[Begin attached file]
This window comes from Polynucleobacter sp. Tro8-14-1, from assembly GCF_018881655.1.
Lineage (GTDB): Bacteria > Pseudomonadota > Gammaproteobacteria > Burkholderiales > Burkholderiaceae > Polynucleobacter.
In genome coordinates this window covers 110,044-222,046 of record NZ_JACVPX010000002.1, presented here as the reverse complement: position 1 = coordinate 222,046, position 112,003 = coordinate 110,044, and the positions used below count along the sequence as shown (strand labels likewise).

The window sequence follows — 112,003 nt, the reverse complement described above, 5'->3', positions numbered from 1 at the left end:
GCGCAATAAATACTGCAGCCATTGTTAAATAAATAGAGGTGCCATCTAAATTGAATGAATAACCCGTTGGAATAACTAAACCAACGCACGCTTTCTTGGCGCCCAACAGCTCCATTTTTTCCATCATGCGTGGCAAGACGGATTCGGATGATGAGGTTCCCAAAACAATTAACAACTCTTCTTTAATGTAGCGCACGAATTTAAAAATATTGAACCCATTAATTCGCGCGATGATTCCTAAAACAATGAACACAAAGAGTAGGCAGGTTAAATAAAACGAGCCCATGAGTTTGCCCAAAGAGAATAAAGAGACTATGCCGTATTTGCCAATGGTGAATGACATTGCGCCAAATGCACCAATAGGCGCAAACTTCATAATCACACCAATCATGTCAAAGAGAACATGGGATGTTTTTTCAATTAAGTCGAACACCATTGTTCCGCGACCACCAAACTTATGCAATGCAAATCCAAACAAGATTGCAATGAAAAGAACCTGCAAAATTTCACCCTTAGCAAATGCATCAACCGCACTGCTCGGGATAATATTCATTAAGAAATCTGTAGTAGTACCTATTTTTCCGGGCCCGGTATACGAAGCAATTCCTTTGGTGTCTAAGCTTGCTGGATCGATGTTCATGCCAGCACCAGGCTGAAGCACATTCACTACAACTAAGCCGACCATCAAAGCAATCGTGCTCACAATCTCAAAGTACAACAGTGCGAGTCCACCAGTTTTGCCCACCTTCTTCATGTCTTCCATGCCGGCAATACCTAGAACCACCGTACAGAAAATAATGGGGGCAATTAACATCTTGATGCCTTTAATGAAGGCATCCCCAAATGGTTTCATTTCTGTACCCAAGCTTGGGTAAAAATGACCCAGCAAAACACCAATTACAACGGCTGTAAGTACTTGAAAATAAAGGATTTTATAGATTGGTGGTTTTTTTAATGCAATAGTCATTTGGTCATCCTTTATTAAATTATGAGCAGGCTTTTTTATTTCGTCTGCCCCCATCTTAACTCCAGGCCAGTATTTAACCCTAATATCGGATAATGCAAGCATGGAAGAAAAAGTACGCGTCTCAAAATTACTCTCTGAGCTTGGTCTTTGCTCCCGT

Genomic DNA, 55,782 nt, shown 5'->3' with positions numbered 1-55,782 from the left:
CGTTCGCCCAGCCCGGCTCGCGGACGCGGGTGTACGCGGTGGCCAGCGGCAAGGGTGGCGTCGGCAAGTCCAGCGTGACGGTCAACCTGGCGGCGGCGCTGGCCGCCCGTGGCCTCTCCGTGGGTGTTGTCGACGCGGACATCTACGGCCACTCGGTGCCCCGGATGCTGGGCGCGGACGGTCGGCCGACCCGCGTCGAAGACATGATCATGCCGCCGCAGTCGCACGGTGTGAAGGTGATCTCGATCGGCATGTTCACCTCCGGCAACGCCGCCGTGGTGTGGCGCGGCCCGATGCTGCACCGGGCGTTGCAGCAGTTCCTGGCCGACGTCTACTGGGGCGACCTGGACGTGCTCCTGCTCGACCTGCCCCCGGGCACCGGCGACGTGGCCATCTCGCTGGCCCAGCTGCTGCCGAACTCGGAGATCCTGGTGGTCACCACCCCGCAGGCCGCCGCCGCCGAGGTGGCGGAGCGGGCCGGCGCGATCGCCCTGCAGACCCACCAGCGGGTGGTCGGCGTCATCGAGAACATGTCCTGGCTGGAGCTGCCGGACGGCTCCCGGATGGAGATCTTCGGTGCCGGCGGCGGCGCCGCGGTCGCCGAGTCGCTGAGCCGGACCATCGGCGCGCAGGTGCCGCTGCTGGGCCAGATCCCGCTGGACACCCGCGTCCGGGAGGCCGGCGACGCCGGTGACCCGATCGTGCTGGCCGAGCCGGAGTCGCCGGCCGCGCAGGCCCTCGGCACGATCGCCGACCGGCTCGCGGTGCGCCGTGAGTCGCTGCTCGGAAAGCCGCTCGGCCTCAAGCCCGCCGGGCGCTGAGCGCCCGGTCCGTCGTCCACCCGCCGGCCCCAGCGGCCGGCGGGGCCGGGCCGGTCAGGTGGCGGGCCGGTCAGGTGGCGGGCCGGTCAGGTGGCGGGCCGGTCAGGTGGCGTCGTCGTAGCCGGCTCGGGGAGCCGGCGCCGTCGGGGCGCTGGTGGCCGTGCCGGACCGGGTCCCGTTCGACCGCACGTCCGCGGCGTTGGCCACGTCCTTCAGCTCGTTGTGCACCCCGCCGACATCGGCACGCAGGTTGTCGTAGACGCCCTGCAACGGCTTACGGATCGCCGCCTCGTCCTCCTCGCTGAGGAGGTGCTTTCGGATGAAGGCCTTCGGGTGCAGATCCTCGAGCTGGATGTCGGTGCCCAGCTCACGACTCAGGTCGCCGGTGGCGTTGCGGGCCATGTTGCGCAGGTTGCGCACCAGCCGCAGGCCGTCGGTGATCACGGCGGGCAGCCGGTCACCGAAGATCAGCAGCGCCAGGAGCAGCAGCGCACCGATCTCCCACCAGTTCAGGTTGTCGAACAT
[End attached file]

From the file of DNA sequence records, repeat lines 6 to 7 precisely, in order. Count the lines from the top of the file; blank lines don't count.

Genomic DNA, 55,782 nt, shown 5'->3' with positions numbered 1-55,782 from the left:
CGTTCGCCCAGCCCGGCTCGCGGACGCGGGTGTACGCGGTGGCCAGCGGCAAGGGTGGCGTCGGCAAGTCCAGCGTGACGGTCAACCTGGCGGCGGCGCTGGCCGCCCGTGGCCTCTCCGTGGGTGTTGTCGACGCGGACATCTACGGCCACTCGGTGCCCCGGATGCTGGGCGCGGACGGTCGGCCGACCCGCGTCGAAGACATGATCATGCCGCCGCAGTCGCACGGTGTGAAGGTGATCTCGATCGGCATGTTCACCTCCGGCAACGCCGCCGTGGTGTGGCGCGGCCCGATGCTGCACCGGGCGTTGCAGCAGTTCCTGGCCGACGTCTACTGGGGCGACCTGGACGTGCTCCTGCTCGACCTGCCCCCGGGCACCGGCGACGTGGCCATCTCGCTGGCCCAGCTGCTGCCGAACTCGGAGATCCTGGTGGTCACCACCCCGCAGGCCGCCGCCGCCGAGGTGGCGGAGCGGGCCGGCGCGATCGCCCTGCAGACCCACCAGCGGGTGGTCGGCGTCATCGAGAACATGTCCTGGCTGGAGCTGCCGGACGGCTCCCGGATGGAGATCTTCGGTGCCGGCGGCGGCGCCGCGGTCGCCGAGTCGCTGAGCCGGACCATCGGCGCGCAGGTGCCGCTGCTGGGCCAGATCCCGCTGGACACCCGCGTCCGGGAGGCCGGCGACGCCGGTGACCCGATCGTGCTGGCCGAGCCGGAGTCGCCGGCCGCGCAGGCCCTCGGCACGATCGCCGACCGGCTCGCGGTGCGCCGTGAGTCGCTGCTCGGAAAGCCGCTCGGCCTCAAGCCCGCCGGGCGCTGAGCGCCCGGTCCGTCGTCCACCCGCCGGCCCCAGCGGCCGGCGGGGCCGGGCCGGTCAGGTGGCGGGCCGGTCAGGTGGCGGGCCGGTCAGGTGGCGGGCCGGTCAGGTGGCGTCGTCGTAGCCGGCTCGGGGAGCCGGCGCCGTCGGGGCGCTGGTGGCCGTGCCGGACCGGGTCCCGTTCGACCGCACGTCCGCGGCGTTGGCCACGTCCTTCAGCTCGTTGTGCACCCCGCCGACATCGGCACGCAGGTTGTCGTAGACGCCCTGCAACGGCTTACGGATCGCCGCCTCGTCCTCCTCGCTGAGGAGGTGCTTTCGGATGAAGGCCTTCGGGTGCAGATCCTCGAGCTGGATGTCGGTGCCCAGCTCACGACTCAGGTCGCCGGTGGCGTTGCGGGCCATGTTGCGCAGGTTGCGCACCAGCCGCAGGCCGTCGGTGATCACGGCGGGCAGCCGGTCACCGAAGATCAGCAGCGCCAGGAGCAGCAGCGCACCGATCTCCCACCAGTTCAGGTTGTCGAACAT